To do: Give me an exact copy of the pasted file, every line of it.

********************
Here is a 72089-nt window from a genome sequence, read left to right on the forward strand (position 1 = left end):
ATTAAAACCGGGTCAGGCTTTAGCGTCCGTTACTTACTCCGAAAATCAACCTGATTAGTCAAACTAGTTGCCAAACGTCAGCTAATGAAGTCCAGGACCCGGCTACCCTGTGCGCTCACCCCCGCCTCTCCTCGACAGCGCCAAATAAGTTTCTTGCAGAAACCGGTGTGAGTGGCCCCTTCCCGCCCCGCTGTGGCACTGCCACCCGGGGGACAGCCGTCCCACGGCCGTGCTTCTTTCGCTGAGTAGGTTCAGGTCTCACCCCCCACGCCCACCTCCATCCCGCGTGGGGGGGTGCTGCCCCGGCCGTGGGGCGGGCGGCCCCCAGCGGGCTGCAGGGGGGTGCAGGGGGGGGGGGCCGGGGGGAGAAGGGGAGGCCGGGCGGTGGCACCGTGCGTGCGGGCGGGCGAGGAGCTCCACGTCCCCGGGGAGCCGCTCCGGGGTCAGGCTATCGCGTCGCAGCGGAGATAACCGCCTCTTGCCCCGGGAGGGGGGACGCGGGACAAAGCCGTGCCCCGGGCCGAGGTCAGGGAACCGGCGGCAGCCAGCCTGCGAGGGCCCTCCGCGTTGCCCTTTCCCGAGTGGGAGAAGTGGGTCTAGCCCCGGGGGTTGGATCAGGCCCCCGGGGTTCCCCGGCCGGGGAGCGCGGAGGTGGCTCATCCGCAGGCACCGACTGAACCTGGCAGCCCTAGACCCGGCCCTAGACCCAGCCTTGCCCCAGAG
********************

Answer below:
Here is a 72089-nt window from a genome sequence, read left to right on the forward strand (position 1 = left end):
ATTAAAACCGGGTCAGGCTTTAGCGTCCGTTACTTACTCCGAAAATCAACCTGATTAGTCAAACTAGTTGCCAAACGTCAGCTAATGAAGTCCAGGACCCGGCTACCCTGTGCGCTCACCCCCGCCTCTCCTCGACAGCGCCAAATAAGTTTCTTGCAGAAACCGGTGTGAGTGGCCCCTTCCCGCCCCGCTGTGGCACTGCCACCCGGGGGACAGCCGTCCCACGGCCGTGCTTCTTTCGCTGAGTAGGTTCAGGTCTCACCCCCCACGCCCACCTCCATCCCGCGTGGGGGGGTGCTGCCCCGGCCGTGGGGCGGGCGGCCCCCAGCGGGCTGCAGGGGGGTGCAGGGGGGGGGGGCCGGGGGGAGAAGGGGAGGCCGGGCGGTGGCACCGTGCGTGCGGGCGGGCGAGGAGCTCCACGTCCCCGGGGAGCCGCTCCGGGGTCAGGCTATCGCGTCGCAGCGGAGATAACCGCCTCTTGCCCCGGGAGGGGGGACGCGGGACAAAGCCGTGCCCCGGGCCGAGGTCAGGGAACCGGCGGCAGCCAGCCTGCGAGGGCCCTCCGCGTTGCCCTTTCCCGAGTGGGAGAAGTGGGTCTAGCCCCGGGGGTTGGATCAGGCCCCCGGGGTTCCCCGGCCGGGGAGCGCGGAGGTGGCTCATCCGCAGGCACCGACTGAACCTGGCAGCCCTAGACCCGGCCCTAGACCCAGCCTTGCCCCAGAG